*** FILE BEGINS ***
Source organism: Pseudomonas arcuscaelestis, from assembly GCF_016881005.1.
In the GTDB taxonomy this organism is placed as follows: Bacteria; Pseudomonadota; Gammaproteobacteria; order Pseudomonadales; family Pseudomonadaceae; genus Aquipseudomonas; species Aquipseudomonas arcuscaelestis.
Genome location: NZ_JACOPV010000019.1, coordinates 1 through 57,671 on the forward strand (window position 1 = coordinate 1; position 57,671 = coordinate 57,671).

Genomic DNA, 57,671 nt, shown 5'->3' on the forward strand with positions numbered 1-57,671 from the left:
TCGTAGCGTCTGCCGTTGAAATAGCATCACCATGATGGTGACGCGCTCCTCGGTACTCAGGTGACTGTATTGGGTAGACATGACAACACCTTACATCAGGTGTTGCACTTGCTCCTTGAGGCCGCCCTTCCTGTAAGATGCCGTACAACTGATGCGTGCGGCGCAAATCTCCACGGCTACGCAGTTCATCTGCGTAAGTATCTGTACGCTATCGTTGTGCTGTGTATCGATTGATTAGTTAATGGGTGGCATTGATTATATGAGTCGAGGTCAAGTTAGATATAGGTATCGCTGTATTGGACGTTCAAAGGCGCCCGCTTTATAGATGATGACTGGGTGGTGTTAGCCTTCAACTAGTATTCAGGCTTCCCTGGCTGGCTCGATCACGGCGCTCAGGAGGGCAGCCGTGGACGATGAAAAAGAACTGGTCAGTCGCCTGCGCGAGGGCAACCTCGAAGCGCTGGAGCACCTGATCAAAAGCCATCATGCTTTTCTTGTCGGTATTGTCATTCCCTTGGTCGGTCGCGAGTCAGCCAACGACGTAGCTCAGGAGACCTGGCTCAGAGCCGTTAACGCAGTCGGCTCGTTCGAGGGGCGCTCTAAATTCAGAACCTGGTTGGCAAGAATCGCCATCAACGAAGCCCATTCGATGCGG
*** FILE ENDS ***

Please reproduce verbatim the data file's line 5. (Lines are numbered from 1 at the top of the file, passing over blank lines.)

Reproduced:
TCGTAGCGTCTGCCGTTGAAATAGCATCACCATGATGGTGACGCGCTCCTCGGTACTCAGGTGACTGTATTGGGTAGACATGACAACACCTTACATCAGGTGTTGCACTTGCTCCTTGAGGCCGCCCTTCCTGTAAGATGCCGTACAACTGATGCGTGCGGCGCAAATCTCCACGGCTACGCAGTTCATCTGCGTAAGTATCTGTACGCTATCGTTGTGCTGTGTATCGATTGATTAGTTAATGGGTGGCATTGATTATATGAGTCGAGGTCAAGTTAGATATAGGTATCGCTGTATTGGACGTTCAAAGGCGCCCGCTTTATAGATGATGACTGGGTGGTGTTAGCCTTCAACTAGTATTCAGGCTTCCCTGGCTGGCTCGATCACGGCGCTCAGGAGGGCAGCCGTGGACGATGAAAAAGAACTGGTCAGTCGCCTGCGCGAGGGCAACCTCGAAGCGCTGGAGCACCTGATCAAAAGCCATCATGCTTTTCTTGTCGGTATTGTCATTCCCTTGGTCGGTCGCGAGTCAGCCAACGACGTAGCTCAGGAGACCTGGCTCAGAGCCGTTAACGCAGTCGGCTCGTTCGAGGGGCGCTCTAAATTCAGAACCTGGTTGGCAAGAATCGCCATCAACGAAGCCCATTCGATGCGG